Rev. Osagyefo Uhuru Sekou’s Open Letter to Black Clergy

ferguson vigil

It comes via ‘Finding Our Way to the Altar of Activism’. I hope that it moves you half as much as it does me.  My friend hfcMofo and I had been discussing black ministers advising families of killed by police urging citizens to ‘calm down, let the system work’, sometimes even to ‘stop the protests’ and even negotiating with police.  We share love for Rev. Sekou, and this morning she sent me this link.  In it, he reproaches  black clergy ‘respectability politics’, bless his heart.

“Advent is upon us as we await the coming of the world’s most famous Palestinian—Jesus of Nazareth. In this time that’s dedicated to a poor child born to an unwed mother, my conscience has forced my hand to the page.

The disdain for protest within our blessed community has troubled my spirit to point that I cannot sleep. It is with great trepidation that I write you as your son—heavy-hearted and ashamed.

Having been baptized into the faith at 15, my formative years were shaped by the best of the black preaching tradition. In pure awe, I watched you hold congregations in the palm of your hand with rhetorical flourishes, giving a beat-down people strength to live another day. Your words helped to re-constitute an assaulted black self—with respectability, dignity and self-determination.

I studied how you mounted the sacred desk. The way that you ‘took and walked’ a text was a dissertation in performance and homiletical studies. I took avid notes. Elegant mothers wearing peacock hats, disciplined ushers, dignified deacons in white gloves who served communion with military precision, talked back to you. In what W.E.B Du Bois named “the Frenzy,” the gathered responded: “Yes Sir,” “Go ‘head, Doc,” and my personal favorite—“You in the book.”

With the turn of a phrase, your homilies could turn despair into hope. After you had cooled anxieties—stirring souls with Holy Ghost fire—we would retire to your offices where pictures of Martin Luther King adorned the walls. I so wanted to be like you.

The winds of history and happenstance have carried me around the world. From the West Coast, I witnessed an unflinching youth-led resistance in the face of state terror. After spending the summer struggling to write a book about Dr. King and his relevance to this moment, God called me home. I got on a plane and flew back in time. When I arrived on Thursday, August 14, 2014, West Florissant was an occupied territory. It looked and felt like Watts, Birmingham and Palestine all at once, and I did not see you. Your absence made my presence suspicious. A clergy collar has come to signify cowardice—a scarlet letter deserving rebuke.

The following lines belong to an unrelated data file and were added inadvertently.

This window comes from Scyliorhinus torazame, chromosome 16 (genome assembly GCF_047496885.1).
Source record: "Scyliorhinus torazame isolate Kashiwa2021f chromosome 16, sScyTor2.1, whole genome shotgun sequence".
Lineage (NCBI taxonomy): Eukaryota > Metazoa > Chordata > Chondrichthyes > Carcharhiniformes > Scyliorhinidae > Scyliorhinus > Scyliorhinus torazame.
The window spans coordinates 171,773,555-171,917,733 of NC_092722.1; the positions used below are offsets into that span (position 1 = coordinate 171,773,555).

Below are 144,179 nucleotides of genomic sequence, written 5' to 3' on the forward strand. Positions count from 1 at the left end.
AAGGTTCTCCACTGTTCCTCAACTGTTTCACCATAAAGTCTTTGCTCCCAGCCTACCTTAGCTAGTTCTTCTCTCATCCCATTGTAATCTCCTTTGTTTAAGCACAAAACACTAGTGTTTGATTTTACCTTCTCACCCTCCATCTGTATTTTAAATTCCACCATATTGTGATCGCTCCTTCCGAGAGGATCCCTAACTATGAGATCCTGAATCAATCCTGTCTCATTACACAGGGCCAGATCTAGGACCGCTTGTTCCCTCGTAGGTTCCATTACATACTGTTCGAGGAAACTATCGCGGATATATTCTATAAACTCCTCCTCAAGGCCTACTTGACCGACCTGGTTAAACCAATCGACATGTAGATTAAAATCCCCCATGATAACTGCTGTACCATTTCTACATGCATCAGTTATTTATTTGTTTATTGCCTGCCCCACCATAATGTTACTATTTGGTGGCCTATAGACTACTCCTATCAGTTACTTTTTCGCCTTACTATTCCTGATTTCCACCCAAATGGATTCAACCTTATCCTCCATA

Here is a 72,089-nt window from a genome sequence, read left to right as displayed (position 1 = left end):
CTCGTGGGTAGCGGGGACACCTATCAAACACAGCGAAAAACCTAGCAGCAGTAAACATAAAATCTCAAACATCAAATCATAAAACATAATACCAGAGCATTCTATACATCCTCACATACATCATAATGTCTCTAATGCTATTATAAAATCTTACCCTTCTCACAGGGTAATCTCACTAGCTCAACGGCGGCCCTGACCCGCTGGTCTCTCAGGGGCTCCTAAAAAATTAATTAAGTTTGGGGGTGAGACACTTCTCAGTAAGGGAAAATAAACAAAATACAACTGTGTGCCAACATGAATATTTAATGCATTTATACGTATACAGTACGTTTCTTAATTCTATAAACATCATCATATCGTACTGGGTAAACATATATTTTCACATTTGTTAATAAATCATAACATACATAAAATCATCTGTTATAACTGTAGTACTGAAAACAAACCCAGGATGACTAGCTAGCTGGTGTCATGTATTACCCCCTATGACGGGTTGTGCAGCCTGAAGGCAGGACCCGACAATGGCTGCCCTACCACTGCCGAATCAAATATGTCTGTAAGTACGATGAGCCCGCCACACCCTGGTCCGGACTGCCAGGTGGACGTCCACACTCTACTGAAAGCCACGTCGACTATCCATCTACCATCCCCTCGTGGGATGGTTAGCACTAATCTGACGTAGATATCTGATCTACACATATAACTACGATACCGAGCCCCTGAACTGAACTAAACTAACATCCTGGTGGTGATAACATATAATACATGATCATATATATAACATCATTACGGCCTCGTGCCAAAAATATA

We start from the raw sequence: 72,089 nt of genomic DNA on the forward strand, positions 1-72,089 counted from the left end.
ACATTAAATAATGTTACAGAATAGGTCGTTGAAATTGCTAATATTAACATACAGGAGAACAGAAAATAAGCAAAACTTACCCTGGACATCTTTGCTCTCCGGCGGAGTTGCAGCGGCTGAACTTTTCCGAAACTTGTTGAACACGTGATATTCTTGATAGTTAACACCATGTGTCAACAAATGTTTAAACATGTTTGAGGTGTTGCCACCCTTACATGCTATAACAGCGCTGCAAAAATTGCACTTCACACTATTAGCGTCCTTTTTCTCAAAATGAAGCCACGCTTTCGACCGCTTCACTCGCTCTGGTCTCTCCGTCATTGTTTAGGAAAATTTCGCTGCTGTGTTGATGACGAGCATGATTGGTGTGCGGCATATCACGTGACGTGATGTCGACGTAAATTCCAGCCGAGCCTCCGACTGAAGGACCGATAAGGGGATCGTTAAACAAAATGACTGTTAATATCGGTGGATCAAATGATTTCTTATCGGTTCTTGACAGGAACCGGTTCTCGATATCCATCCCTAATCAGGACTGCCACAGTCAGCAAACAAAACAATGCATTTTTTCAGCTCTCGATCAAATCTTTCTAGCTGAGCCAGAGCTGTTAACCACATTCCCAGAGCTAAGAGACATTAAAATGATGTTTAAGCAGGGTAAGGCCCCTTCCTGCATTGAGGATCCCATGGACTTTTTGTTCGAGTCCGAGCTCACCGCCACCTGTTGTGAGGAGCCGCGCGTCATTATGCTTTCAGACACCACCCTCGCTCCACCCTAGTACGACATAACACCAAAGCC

Expletive after expletive was hurled not only at me but at our entire class—and rightfully so. When you did show up you were often late and often wrong. Night after night, clergy told protestors to go home or ‘negotiated’ with police to no avail. Most then got into pulpits on Sunday morning and demonized the young folks in the streets. Sanctified folks could be seen passing out salvation tracks while teargas bellowed in the night air and youthful bodies bore the brunt of state violence.

As this year comes to a close, you have not fared much better. The terrorist attack on Mother Emmanuel AME, and the anti-Muslim venom spewed by a leading presidential candidate, revealed a simple truth— Christianity remains a barrier not a bridge.

Attacks on black churches are a tried and true tactic of the enemies of black freedom. This violent strategy is based on the belief that the our churches support black resistance against state violence. Even the most hardened young black activists mourned the bloodshed in a holy space that serves to help and hold an often-broken people.

Sermons and sonnets saturated with grace offered little solace to a terrorized people. Our hearts grieved. We were compelled to forgive the terrorist who unleashed a massacre in Mother Emmanuel. The greatest sermon preached this year was not preached in a sanctuary or by a wannabe Martin Luther King. While the President sermonized about cheap grace, a daughter of the church climbed a flagpole and took down the American swastika. Like Mary and Elizabeth, Bree Newsome proclaimed that our salvation—wrapped in swaddling clothes—is here in our hands.

As an ordained clergyperson nurtured in the bosom of the black church, I am all too familiar with the way in which we tend to spiritualize the material suffering of black people. Just as religious leaders of old encouraged their parishioners to pay tithes, adhere to strict religious observations, and obey the state, so it is now.

To stand with police and politicians that demean and defame our community is not only shameful, it is heretical. You have touched and agreed with those who believe our youth are fit for the cross. At the same age when Jesus was lost in Egypt, we lost Tamir Rice. Rather than lifting up their cries for justice, you have rebuked the young—telling young folks to pull up their pants.

There is something unbearable about the way you say to young folks as they are slain in the street that “they need to get saved” or “they need Jesus.” I dare say, respectfully, that your conception of Jesus and salvation is wrong.

For two millennia, one of the undisputed orthodoxies of Christianity is that God became flesh in the person of Jesus. God chose to become flesh in the body of an unwed teenage mother among an unimportant people in an unimportant part of world under occupation. Jesus would become what his (step)father was—a carpenter, but not in our modern sense of the word. Your savior and mine—Jesus, God in the flesh—was not a skilled craftsman, but a handyman. This handyman was “crucified for us under Pontius Pilate”.

The life of those in first-century Palestine was one of degradation, filled with hunger and poverty and state oppression. Crucifixion was a grueling death reserved for insurrectionists—those who dared to defy the Roman Empire. The Roman centurions who arrested Jesus and pierced him in his side were brutal agents of the state, like the modern-day police forces.